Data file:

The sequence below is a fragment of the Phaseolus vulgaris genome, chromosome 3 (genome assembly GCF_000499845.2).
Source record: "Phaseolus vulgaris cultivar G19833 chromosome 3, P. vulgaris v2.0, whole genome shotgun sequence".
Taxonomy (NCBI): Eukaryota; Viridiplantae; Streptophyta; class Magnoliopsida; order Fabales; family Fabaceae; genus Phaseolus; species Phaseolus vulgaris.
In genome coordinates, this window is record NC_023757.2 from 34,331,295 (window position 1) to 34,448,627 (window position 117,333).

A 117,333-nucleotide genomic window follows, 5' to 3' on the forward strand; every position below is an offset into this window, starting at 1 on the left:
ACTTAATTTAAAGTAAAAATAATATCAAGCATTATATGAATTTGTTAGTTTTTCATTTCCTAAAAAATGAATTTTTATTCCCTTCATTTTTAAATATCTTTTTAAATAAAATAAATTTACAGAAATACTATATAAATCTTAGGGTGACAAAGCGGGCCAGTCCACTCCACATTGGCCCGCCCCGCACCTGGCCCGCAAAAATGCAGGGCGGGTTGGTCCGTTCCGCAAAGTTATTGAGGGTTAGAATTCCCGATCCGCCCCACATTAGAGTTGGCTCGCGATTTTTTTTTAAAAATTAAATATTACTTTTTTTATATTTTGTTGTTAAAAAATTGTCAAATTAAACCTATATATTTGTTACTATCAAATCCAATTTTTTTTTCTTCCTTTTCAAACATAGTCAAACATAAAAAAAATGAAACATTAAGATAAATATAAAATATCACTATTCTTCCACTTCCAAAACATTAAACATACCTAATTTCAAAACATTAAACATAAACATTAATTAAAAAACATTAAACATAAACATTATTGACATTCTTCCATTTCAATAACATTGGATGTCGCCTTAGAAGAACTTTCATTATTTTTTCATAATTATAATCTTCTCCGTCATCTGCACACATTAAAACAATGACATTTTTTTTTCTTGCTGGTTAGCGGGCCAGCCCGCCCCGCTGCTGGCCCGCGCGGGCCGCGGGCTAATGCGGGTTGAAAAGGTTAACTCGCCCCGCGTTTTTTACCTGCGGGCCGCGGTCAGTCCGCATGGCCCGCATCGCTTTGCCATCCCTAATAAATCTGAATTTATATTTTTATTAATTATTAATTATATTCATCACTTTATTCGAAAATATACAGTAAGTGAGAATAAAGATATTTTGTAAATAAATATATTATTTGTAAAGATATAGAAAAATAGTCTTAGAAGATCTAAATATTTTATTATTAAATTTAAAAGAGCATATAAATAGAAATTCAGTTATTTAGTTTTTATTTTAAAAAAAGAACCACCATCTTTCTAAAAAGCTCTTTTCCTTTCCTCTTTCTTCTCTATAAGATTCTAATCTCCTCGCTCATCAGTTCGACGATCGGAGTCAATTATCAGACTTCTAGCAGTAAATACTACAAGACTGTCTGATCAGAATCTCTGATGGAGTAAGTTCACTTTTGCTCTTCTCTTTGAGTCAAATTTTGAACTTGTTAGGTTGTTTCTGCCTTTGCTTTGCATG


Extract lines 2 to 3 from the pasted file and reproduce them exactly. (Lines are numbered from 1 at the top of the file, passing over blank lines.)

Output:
Source record: "Phaseolus vulgaris cultivar G19833 chromosome 3, P. vulgaris v2.0, whole genome shotgun sequence".
Taxonomy (NCBI): Eukaryota; Viridiplantae; Streptophyta; class Magnoliopsida; order Fabales; family Fabaceae; genus Phaseolus; species Phaseolus vulgaris.